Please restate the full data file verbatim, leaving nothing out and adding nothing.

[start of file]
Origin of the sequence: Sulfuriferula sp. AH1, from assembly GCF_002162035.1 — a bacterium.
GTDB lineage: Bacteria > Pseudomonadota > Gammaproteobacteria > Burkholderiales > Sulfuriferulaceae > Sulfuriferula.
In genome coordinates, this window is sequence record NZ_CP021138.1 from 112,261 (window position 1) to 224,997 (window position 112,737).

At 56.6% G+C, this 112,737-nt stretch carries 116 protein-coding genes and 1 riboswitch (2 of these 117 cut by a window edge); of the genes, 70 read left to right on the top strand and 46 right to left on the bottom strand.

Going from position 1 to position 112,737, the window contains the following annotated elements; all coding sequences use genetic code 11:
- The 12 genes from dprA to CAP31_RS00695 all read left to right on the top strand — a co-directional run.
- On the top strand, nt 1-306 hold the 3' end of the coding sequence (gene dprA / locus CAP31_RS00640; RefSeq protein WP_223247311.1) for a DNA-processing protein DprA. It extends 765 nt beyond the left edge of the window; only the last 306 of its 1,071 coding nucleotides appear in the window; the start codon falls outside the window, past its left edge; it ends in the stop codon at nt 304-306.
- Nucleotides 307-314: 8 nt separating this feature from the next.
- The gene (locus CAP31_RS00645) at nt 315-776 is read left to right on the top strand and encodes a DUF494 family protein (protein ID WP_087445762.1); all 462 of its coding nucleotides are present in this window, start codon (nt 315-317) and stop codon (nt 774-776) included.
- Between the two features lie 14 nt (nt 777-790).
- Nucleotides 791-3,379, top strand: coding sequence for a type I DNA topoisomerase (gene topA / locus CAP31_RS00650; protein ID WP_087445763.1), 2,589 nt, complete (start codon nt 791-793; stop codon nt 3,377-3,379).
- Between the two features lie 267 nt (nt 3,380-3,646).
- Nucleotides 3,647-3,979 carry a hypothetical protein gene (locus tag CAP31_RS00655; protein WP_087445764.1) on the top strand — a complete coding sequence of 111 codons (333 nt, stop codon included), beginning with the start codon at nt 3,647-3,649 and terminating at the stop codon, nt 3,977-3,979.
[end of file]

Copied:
Origin of the sequence: Sulfuriferula sp. AH1, from assembly GCF_002162035.1 — a bacterium.
GTDB lineage: Bacteria > Pseudomonadota > Gammaproteobacteria > Burkholderiales > Sulfuriferulaceae > Sulfuriferula.
In genome coordinates, this window is sequence record NZ_CP021138.1 from 112,261 (window position 1) to 224,997 (window position 112,737).

At 56.6% G+C, this 112,737-nt stretch carries 116 protein-coding genes and 1 riboswitch (2 of these 117 cut by a window edge); of the genes, 70 read left to right on the top strand and 46 right to left on the bottom strand.

Going from position 1 to position 112,737, the window contains the following annotated elements; all coding sequences use genetic code 11:
- The 12 genes from dprA to CAP31_RS00695 all read left to right on the top strand — a co-directional run.
- On the top strand, nt 1-306 hold the 3' end of the coding sequence (gene dprA / locus CAP31_RS00640; RefSeq protein WP_223247311.1) for a DNA-processing protein DprA. It extends 765 nt beyond the left edge of the window; only the last 306 of its 1,071 coding nucleotides appear in the window; the start codon falls outside the window, past its left edge; it ends in the stop codon at nt 304-306.
- Nucleotides 307-314: 8 nt separating this feature from the next.
- The gene (locus CAP31_RS00645) at nt 315-776 is read left to right on the top strand and encodes a DUF494 family protein (protein ID WP_087445762.1); all 462 of its coding nucleotides are present in this window, start codon (nt 315-317) and stop codon (nt 774-776) included.
- Between the two features lie 14 nt (nt 777-790).
- Nucleotides 791-3,379, top strand: coding sequence for a type I DNA topoisomerase (gene topA / locus CAP31_RS00650; protein ID WP_087445763.1), 2,589 nt, complete (start codon nt 791-793; stop codon nt 3,377-3,379).
- Between the two features lie 267 nt (nt 3,380-3,646).
- Nucleotides 3,647-3,979 carry a hypothetical protein gene (locus tag CAP31_RS00655; protein WP_087445764.1) on the top strand — a complete coding sequence of 111 codons (333 nt, stop codon included), beginning with the start codon at nt 3,647-3,649 and terminating at the stop codon, nt 3,977-3,979.